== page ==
As stated, domestic violence charges with priors of domestic violence convictions are usually charged under PC 273.5(f)(1) [inflict corporal injury on spouse with a prior domestic violence conviction]. PC 273.5(f)(1) carries up to a maximum five year prison sentence (as opposed to a four year prison sentence for a first time offence of inflict corporal injury on a spouse or cohabitant charged under (PC 273.5(a).

 

Probation Sentence for PC 273.5(a)

 

Probation is a sentence in lieu of prison. Probation is a period of supervision by either a probation officer or by the court. Both misdemeanor and felony convictions of PC 273.5(a) are eligible for probation sentences. If the defendant is convicted of PC 273.5(a) as a felony the defendant may be placed on felony probation for up to four years. If the defendant is convicted of PC 273.5(a) as a misdemeanor the defendant may be placed on misdemeanor probation for up to four years (same probation term as a felony). Felony probation is monitored by a probation officer. Misdemeanor probation is monitored by the court and is commonly called informal probation, summary probation, or misdemeanor probation.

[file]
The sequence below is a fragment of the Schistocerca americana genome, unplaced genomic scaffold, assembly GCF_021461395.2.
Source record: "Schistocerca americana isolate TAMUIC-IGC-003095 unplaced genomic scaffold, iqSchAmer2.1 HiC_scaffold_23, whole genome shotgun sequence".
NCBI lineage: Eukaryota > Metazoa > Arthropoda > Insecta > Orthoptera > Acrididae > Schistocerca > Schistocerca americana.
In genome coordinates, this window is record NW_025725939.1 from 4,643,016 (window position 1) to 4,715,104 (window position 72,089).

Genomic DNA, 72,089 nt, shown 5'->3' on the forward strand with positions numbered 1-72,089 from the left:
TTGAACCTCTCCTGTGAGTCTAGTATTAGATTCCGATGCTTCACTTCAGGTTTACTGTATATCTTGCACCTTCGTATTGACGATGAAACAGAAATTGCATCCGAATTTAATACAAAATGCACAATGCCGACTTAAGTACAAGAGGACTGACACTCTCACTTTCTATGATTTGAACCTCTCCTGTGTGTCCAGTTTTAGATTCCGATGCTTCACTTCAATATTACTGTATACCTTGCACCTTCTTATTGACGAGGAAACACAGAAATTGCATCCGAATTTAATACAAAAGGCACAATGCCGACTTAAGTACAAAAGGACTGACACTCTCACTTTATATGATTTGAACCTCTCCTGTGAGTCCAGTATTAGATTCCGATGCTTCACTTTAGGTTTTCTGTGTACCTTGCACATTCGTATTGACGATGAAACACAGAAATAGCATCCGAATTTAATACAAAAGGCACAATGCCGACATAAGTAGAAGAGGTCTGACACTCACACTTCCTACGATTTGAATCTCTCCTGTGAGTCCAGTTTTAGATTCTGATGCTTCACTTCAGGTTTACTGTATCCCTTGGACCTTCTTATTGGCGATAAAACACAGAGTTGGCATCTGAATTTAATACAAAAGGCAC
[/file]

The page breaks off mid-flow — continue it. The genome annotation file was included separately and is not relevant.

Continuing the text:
A probation sentence, in lieu of jail or prison, may be possible for any PC 273.5(a) conviction depending on the facts of the case and the defendant’s criminal history. A probation sentence may also carry a term of actual in-custody jail. However, actual in-custody jail sentences that are ordered as part of a probation sentence are generally much shorter and most of those jail sentences can be served on work release or house arrest (electronic monitoring).

 

Custody Credits: The crime of inflict corporal injury on a spouse or cohabitant charged under PC 273.5(a) is eligible for fifty percent (50%) custody credits upon conviction. This means that for every day the defendant is on his or her good behavior while in jail or prison he or she will receive credit for two days served. This also applies to work release sentences in San Bernardino County.

 

In addition to any possible jail or prison sentence, if convicted of PC 273.5(a), the defendant may suffer fines, probation or parole sentences, violation of prior probation sentences, domestic violence restraining orders, loss of occupational or professional licensing, immigration issues (for non-U.S. citizens), Child Protection Service issues (when children are alleged to be present at the time of the domestic violence conduct), family law legal issues, loss of firearm rights, mandatory domestic violence classes, and more.

 

Immigration & PC 273.5(a)